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Amortization Term

Posted on: 31st Mar, 2004 09:31 pm
The time period required to completely repay the mortgage loan is referred to as amortization term. It is the time over which the principal amount would be repaid on the basis of periodic installments with interest being paid on the outstanding balance. This is usually expressed as a number of months. Thus, a 30 year fixed rate mortgage has an amortization term of 360 months. Commonly mortgages are amortized over 15 or 30 years i.e. common amortization terms are 180 months or 360 months.

Mortgages are possibly the longest loan to be taken i.e. they 'spread' over the longest period while getting repaid. Mortgages can continue to even 30 years. In general, the shorter the amortization term the lesser is the interest to be paid back. This is the reason why people prefer a shorter amortization term. However, mere opting for shorter amortization periods will not be sufficient. One has to spend more money at each installment in case a shorter repayment period is set. So, one's earnings and financial situation also need to be considered.

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Thank you for your time and attention to this matter.

I have four related questions relative to my amortized mortgage payments.
1. Does the original amortization schedule for a mortgage home loan transfer when another company purchases the loan?
2. Per Federal and/or Missouri law, can the purchasing company alter the allocation of principal and interest from the original loan amortization schedule?
3. Finally, can the new company add an additional per diem charge, increasing their interest portion of the payment, when a payment received is after the due date, yet before the late date, when late charges apply?

Example: Loan due 8-1, payment received 8-2; the company allocated an additional $.04 to interest by reducing the principal portion. (Note: late charges added after 15th day.)

Answers to the above questions will help resolve a dispute.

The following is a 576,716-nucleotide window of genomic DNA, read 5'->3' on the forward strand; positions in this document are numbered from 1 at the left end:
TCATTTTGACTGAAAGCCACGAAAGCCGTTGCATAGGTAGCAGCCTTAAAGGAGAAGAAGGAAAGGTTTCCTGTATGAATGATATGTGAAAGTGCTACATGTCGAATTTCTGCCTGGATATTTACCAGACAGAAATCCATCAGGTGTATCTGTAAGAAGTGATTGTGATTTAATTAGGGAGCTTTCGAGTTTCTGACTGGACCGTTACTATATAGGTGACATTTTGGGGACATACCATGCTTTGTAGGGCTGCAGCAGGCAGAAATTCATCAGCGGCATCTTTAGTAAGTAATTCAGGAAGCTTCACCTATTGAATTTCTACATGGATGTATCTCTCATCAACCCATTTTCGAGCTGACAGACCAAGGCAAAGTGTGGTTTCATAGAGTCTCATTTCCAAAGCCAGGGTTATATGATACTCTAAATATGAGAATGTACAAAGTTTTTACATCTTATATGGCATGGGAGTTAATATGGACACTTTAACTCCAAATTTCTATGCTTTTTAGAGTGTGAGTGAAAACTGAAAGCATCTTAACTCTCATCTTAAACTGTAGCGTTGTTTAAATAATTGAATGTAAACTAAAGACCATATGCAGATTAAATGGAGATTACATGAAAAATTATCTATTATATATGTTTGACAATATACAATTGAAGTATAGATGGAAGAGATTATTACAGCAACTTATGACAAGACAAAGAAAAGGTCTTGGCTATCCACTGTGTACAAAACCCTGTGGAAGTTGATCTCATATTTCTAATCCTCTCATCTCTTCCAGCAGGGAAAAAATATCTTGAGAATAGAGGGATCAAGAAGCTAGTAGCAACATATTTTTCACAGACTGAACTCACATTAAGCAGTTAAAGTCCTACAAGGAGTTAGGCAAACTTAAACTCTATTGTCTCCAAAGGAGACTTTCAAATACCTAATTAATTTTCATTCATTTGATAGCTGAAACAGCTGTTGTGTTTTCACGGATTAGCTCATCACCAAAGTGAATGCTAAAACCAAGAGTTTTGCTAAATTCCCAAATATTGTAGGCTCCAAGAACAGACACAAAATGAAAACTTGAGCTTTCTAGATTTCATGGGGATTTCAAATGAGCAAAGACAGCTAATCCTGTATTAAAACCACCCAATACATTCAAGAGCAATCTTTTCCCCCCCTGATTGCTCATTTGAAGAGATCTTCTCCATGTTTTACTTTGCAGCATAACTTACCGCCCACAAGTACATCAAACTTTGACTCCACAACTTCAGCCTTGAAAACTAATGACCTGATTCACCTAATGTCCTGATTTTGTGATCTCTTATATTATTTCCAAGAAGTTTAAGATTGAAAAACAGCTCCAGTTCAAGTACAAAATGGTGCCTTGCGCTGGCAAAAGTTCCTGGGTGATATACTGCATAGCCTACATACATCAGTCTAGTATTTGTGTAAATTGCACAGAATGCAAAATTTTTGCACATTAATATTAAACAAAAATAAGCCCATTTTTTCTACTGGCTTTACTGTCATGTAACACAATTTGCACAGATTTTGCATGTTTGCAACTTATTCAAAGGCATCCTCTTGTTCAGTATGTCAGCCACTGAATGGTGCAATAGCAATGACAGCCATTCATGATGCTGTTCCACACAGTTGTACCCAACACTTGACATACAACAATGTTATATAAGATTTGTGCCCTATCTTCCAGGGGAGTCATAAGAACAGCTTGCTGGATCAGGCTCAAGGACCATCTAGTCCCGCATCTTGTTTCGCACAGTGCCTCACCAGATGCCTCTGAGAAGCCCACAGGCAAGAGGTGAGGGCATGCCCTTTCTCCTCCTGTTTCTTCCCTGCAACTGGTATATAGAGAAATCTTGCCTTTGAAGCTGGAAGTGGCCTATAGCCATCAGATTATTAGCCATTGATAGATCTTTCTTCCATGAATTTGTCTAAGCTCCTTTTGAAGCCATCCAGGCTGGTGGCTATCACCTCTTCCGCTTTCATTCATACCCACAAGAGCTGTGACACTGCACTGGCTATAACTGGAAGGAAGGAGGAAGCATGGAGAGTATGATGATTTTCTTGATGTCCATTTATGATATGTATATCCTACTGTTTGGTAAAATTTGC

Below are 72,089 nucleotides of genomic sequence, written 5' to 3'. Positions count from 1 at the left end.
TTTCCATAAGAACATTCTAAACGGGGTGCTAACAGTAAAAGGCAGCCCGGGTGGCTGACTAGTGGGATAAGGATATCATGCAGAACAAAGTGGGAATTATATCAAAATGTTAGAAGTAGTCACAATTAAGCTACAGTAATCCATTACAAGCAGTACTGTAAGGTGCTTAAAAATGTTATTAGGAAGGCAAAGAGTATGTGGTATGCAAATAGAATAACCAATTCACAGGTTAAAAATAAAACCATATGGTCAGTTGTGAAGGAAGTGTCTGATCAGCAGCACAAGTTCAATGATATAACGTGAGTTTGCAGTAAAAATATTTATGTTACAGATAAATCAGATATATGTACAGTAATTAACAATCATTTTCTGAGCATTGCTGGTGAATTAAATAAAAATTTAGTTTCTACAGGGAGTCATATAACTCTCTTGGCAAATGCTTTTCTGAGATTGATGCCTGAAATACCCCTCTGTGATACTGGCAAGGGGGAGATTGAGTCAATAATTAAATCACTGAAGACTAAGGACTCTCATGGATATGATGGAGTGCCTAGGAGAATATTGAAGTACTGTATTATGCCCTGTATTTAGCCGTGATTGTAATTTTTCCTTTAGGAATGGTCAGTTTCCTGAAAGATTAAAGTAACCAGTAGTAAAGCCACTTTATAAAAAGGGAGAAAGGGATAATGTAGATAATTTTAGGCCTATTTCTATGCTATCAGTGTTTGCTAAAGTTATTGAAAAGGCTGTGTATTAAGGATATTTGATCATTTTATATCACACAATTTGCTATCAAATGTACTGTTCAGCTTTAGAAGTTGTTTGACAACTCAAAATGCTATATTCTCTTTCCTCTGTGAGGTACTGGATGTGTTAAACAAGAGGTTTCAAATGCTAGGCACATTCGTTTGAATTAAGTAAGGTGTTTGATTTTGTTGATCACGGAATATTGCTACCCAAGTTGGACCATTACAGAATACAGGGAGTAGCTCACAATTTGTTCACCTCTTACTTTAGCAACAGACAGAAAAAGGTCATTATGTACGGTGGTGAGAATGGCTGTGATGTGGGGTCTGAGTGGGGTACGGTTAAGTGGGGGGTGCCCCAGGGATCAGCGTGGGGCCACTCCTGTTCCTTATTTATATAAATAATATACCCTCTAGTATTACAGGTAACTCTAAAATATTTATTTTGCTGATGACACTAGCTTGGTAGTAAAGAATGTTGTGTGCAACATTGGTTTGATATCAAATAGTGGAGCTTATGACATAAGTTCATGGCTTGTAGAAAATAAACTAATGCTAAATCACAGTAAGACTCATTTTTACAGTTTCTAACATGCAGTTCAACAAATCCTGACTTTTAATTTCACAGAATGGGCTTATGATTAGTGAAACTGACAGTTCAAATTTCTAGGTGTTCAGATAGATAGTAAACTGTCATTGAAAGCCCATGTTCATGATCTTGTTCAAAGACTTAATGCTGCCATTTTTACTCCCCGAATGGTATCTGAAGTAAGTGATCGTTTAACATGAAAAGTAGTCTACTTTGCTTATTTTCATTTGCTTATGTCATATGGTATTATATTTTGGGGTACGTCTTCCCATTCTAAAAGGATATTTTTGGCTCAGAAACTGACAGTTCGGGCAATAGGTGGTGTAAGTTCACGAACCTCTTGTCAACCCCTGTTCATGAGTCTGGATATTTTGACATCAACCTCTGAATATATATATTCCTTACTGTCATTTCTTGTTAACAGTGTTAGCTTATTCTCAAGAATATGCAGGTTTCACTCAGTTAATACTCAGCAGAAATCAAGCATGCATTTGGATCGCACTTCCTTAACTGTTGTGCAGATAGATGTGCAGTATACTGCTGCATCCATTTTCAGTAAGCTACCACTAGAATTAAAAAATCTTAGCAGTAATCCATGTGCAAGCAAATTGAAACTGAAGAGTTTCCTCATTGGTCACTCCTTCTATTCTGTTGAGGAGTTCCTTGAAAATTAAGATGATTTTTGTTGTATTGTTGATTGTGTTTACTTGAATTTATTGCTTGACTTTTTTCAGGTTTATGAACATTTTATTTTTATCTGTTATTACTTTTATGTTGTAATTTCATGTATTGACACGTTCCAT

My situation is as follows:
I re-financed my home in May 2008, received an amortization schedule at closing, and use it to make my usual additional principal payments. I usually make one PIE payment, and two additional principal payments.

Because my pension check and my mortgage were both due on the first of the month, I requested the loan due date be changed to the third. They declined, advising I had 15 days grace period to make my payment on time.

Countrywide Bank purchased my loan in July 2008. They received and correctly allocated my first two monthly payments, including the two principal payments included with each payment. These two monthly constituted the amortized payments #1 thru #6.

My 3rd payment, in August, was the monthly PIE payment (scheduled #7) and two additional principal payments #8 and p #9. However, my statement disclosed Countrywide Bank took an additional $ 0.04 interest from payment #7, by deducting it from my #7 principal payment.

I complained it is illegal to change the terms of the original amortization schedule. They replied that the additional principal payments changed the scheduled interest, and the interest had to be re-calculated.
I restated my complaint; they answered because my payment was not received on or before the 1st, they add per diem percentages, altering the interest/ principal allotment.
I re-stated my complaint, and requested a copy of my loan agreement allowing this practice, to include the “Truth in Lending” page.

(Note: my bank sent my payment on the 7/29/08, Countrywide Bank received it on 8/1/08, funds withdrawn on 8-1-08, and the payment applied on 8-1-08.
Posted on: 18th Sep, 2008 05:16 pm
When a mortgage loan is transferred to another company, the original amortization schedule applies. However, the new servicer may change the payment terms but he should inform you through a notice.

The servicing company which purchased the loan can charge late fees if payment is made after the due date. Though the company has given a grace period, yet they can charge extra fees just because the payment hasn't been made at the due date.

The servicing company can alter allocation of principal and interest if they are willing to charge extra fees due to payment being made after the due date. However, they should have informed you that they'll charge extra.
Posted on: 20th Sep, 2008 10:14 am
I want to know do I charge interest for every day that they are late, This is a normal amortization and it has no grace period.
Posted on: 28th Feb, 2009 09:27 am
Hi JoAnnn,

As far as I know, penalty can be levied if there is a late payment. The penalty charges will be based on the outstanding amount due on the due date. However, I would suggest you to contact your lender and get the correct information.

Posted on: 02nd Mar, 2009 12:59 am
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